Passing is one of those things that is a big deal for all trans people - but I see more confusion about it among pre-transition and early transition transsexuals than any other group. So this blog post is aimed at them, though it's also aimed at people who don't understand the importance of keeping it quiet when around their trans friends, family, and acquaintances.
To start, what is passing? Passing is the term used for a trans* person being read as a cis person. This is important because of the rampant discrimination against trans* people. Many cisgender people believe it's their right to determine our gender for us, based on criteria they decide on. And I don't mean doctors, scientists, or researchers, I mean ignorant, uneducated average joes who make up their mind that one criteria tells the truth, be it genital configuration or chromosomal makeup. If/when they determine that we're trans, they can pick a whole variety of ways to insult us, from being loud and outing us (the practice of announcing one's trans status against the wishes of the trans person) to intentionally misgendering us, as well as plain old disrespect.
Because of the above, to live a discrimination free life, and to not suffer constant insults, it is imperative that we pass. Now, there's good news and bad news about this. The good news is passing is at least a little easier than most people give it credit for. The bad news is that the trans illusion tends to be fragile for many of us.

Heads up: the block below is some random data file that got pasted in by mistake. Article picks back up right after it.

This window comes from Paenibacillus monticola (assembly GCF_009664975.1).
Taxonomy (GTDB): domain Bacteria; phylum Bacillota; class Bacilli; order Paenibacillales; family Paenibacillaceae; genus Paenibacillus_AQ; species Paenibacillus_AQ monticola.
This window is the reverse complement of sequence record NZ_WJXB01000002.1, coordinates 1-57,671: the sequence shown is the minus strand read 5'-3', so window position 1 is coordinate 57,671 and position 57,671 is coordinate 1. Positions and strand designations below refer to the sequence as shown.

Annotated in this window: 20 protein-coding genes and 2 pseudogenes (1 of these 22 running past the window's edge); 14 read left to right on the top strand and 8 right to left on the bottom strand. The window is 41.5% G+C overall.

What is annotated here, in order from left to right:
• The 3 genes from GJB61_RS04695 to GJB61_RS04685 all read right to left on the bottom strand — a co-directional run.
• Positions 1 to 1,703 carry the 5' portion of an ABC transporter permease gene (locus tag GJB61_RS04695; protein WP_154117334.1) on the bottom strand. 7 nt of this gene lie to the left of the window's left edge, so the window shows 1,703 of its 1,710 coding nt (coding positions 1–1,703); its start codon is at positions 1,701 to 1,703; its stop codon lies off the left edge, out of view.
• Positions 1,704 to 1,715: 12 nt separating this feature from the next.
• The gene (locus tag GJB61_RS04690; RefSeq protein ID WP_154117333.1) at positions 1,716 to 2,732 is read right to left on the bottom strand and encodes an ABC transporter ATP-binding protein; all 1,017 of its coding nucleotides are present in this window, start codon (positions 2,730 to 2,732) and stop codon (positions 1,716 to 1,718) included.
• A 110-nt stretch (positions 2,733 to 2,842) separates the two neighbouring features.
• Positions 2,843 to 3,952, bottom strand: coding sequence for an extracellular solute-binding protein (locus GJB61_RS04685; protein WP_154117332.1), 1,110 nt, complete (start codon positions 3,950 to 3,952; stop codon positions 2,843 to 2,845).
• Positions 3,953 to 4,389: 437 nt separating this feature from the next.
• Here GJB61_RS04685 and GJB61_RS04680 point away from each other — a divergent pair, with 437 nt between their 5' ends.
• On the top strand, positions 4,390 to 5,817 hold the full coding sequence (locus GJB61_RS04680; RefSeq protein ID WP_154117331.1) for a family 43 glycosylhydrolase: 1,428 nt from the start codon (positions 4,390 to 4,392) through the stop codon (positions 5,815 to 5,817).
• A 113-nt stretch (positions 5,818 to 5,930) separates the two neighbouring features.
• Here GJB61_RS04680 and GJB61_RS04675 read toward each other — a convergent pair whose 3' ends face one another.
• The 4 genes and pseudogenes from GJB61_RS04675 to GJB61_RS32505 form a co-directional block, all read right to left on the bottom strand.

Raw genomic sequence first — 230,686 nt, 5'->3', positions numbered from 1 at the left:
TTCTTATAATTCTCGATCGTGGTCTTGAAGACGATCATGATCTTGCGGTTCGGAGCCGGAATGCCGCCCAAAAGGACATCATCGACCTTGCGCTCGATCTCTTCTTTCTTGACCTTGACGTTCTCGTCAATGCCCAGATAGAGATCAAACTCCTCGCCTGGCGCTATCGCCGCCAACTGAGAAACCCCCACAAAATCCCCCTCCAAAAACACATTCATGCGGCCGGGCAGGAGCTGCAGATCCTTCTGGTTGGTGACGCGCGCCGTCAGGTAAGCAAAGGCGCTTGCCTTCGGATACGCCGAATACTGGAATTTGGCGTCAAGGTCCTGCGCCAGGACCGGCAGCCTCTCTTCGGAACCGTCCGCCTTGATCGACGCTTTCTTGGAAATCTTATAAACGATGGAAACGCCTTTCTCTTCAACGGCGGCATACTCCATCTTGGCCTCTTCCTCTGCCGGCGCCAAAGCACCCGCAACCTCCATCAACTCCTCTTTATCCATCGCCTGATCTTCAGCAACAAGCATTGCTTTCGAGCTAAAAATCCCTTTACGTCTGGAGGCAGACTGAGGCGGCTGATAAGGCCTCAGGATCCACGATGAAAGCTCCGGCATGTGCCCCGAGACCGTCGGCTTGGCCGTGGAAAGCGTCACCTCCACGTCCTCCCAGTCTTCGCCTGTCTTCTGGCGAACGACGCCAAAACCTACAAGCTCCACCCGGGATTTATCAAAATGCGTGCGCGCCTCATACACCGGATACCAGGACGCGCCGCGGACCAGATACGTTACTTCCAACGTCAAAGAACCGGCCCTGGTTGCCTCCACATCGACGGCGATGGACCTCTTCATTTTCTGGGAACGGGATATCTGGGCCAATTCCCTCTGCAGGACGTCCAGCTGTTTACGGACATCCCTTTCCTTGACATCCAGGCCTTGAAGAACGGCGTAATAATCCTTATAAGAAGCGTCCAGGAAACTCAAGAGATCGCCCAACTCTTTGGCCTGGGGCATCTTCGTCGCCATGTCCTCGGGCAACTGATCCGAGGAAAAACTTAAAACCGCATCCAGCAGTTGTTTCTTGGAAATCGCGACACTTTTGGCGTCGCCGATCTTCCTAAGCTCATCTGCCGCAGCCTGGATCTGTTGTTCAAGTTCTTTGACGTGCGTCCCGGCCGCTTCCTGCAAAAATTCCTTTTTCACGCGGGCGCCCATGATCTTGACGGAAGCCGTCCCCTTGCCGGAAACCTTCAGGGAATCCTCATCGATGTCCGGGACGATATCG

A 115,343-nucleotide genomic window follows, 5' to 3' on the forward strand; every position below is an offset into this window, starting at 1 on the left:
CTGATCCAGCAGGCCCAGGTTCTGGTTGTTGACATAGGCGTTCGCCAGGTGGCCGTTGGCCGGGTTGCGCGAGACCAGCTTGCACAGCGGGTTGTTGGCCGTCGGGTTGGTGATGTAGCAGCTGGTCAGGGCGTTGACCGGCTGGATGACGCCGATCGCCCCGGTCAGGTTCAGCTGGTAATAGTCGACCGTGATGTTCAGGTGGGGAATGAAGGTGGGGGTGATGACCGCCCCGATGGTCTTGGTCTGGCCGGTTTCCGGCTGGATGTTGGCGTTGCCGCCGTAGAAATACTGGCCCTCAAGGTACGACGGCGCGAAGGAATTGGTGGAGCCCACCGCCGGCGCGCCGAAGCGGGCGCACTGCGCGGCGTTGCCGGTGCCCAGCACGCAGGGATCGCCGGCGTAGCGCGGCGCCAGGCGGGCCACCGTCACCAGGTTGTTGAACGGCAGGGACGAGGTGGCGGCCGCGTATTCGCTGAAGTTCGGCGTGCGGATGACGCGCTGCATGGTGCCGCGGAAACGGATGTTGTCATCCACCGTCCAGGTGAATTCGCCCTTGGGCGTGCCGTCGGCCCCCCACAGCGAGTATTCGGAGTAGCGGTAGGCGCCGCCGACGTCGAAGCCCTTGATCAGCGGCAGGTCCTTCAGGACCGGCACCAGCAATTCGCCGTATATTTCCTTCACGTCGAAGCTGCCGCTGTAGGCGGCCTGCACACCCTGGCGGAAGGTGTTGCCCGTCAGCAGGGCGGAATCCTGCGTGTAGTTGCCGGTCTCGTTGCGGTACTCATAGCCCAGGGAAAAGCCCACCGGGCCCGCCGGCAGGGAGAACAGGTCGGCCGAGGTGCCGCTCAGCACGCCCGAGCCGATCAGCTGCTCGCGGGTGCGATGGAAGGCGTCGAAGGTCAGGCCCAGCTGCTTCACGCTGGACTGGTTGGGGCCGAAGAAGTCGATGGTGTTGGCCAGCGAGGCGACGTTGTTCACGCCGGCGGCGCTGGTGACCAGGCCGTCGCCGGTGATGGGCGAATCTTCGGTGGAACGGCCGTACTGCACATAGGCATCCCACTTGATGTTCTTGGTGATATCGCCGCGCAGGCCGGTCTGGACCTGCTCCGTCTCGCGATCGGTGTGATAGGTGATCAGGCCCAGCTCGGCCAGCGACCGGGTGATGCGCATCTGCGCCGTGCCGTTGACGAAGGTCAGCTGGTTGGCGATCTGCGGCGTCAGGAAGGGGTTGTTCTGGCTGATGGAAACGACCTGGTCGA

Good news first - passing is easier than most people really think. Many, many pre transition transgirls obsess over passing - and decry pictures of transwomen because their jaw is a little to big, or their shoulders a little too wide.
Here's the thing with that - even cisgender women have wide shoulders, or are tall, or other such signals. People ignore them because the last thing on someone's mind when they're out and about in their day-to-day lives is transsexualism. We're skewed because we live it every day of our lives, but to the average joe, we're a myth, a legend, and not even on their radar.
Now the bad - most of us do have more than a few signals to our assigned-at-birth gender. This is why when pre-everything trans people are always able to 'tell' - and their perception that because they can 'tell' everyone else can.
I won't split hairs - we do have these signals - and that makes it dangerous to get people thinking about transsexuals around us - ESPECIALLY if we're the one being asked about it/talking about it. The line of thought is no cisgender person would discuss it so seriously, so it immediately brings speculation about which 'one of us is the "tranny". They then look with that in mind, spot our signals, then our 'cover' is blown.
Now I should add, that passing isn't everything. There's something to be said for the peace of mind that comes from being comfortable in your own skin first and foremost. And even with the above, some people may never truly pass. Passing is merely an extra security level - one which does make life easier, and affords you many privileges you wouldn't have if you wore your trans status on your sleeve. The purpose of this was to get people thinking about the fragile balance of appearing as our desired gender, realizing that passing isn't as hard as people really think, and realizing that maybe chatting up your trans friend about trans issues in public might be a bit more dangerous for him or her than you give credit for.
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